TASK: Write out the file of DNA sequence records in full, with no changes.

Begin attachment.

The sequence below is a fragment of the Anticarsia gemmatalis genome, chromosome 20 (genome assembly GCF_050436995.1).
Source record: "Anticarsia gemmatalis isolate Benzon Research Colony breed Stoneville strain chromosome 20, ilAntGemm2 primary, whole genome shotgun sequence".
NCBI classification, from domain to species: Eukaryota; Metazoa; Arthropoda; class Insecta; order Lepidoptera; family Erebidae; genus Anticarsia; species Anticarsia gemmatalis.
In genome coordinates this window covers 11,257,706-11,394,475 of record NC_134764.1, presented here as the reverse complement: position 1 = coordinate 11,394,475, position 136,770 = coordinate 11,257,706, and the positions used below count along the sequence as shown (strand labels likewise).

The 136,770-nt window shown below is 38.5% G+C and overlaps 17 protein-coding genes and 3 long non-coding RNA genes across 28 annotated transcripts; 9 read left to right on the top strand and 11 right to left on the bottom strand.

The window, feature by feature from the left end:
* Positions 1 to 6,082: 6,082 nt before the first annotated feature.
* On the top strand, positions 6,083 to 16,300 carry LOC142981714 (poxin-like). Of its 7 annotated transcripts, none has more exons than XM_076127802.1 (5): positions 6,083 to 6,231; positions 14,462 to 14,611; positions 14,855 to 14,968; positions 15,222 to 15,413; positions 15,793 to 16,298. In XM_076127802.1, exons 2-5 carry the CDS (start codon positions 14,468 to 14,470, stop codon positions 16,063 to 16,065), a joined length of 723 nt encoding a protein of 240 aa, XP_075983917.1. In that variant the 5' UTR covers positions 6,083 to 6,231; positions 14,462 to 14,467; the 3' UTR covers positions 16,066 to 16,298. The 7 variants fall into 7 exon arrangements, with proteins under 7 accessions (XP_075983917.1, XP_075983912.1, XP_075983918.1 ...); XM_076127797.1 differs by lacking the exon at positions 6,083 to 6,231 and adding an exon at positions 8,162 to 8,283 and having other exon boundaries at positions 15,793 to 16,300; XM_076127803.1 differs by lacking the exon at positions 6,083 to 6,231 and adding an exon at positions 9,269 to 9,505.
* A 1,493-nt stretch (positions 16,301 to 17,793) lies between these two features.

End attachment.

The sequence below is a fragment of the Anticarsia gemmatalis genome, chromosome 20 (genome assembly GCF_050436995.1).
Source record: "Anticarsia gemmatalis isolate Benzon Research Colony breed Stoneville strain chromosome 20, ilAntGemm2 primary, whole genome shotgun sequence".
NCBI classification, from domain to species: Eukaryota; Metazoa; Arthropoda; class Insecta; order Lepidoptera; family Erebidae; genus Anticarsia; species Anticarsia gemmatalis.
In genome coordinates this window covers 11,257,706-11,394,475 of record NC_134764.1, presented here as the reverse complement: position 1 = coordinate 11,394,475, position 136,770 = coordinate 11,257,706, and the positions used below count along the sequence as shown (strand labels likewise).

The 136,770-nt window shown below is 38.5% G+C and overlaps 17 protein-coding genes and 3 long non-coding RNA genes across 28 annotated transcripts; 9 read left to right on the top strand and 11 right to left on the bottom strand.

The window, feature by feature from the left end:
* Positions 1 to 6,082: 6,082 nt before the first annotated feature.
* On the top strand, positions 6,083 to 16,300 carry LOC142981714 (poxin-like). Of its 7 annotated transcripts, none has more exons than XM_076127802.1 (5): positions 6,083 to 6,231; positions 14,462 to 14,611; positions 14,855 to 14,968; positions 15,222 to 15,413; positions 15,793 to 16,298. In XM_076127802.1, exons 2-5 carry the CDS (start codon positions 14,468 to 14,470, stop codon positions 16,063 to 16,065), a joined length of 723 nt encoding a protein of 240 aa, XP_075983917.1. In that variant the 5' UTR covers positions 6,083 to 6,231; positions 14,462 to 14,467; the 3' UTR covers positions 16,066 to 16,298. The 7 variants fall into 7 exon arrangements, with proteins under 7 accessions (XP_075983917.1, XP_075983912.1, XP_075983918.1 ...); XM_076127797.1 differs by lacking the exon at positions 6,083 to 6,231 and adding an exon at positions 8,162 to 8,283 and having other exon boundaries at positions 15,793 to 16,300; XM_076127803.1 differs by lacking the exon at positions 6,083 to 6,231 and adding an exon at positions 9,269 to 9,505.
* A 1,493-nt stretch (positions 16,301 to 17,793) lies between these two features.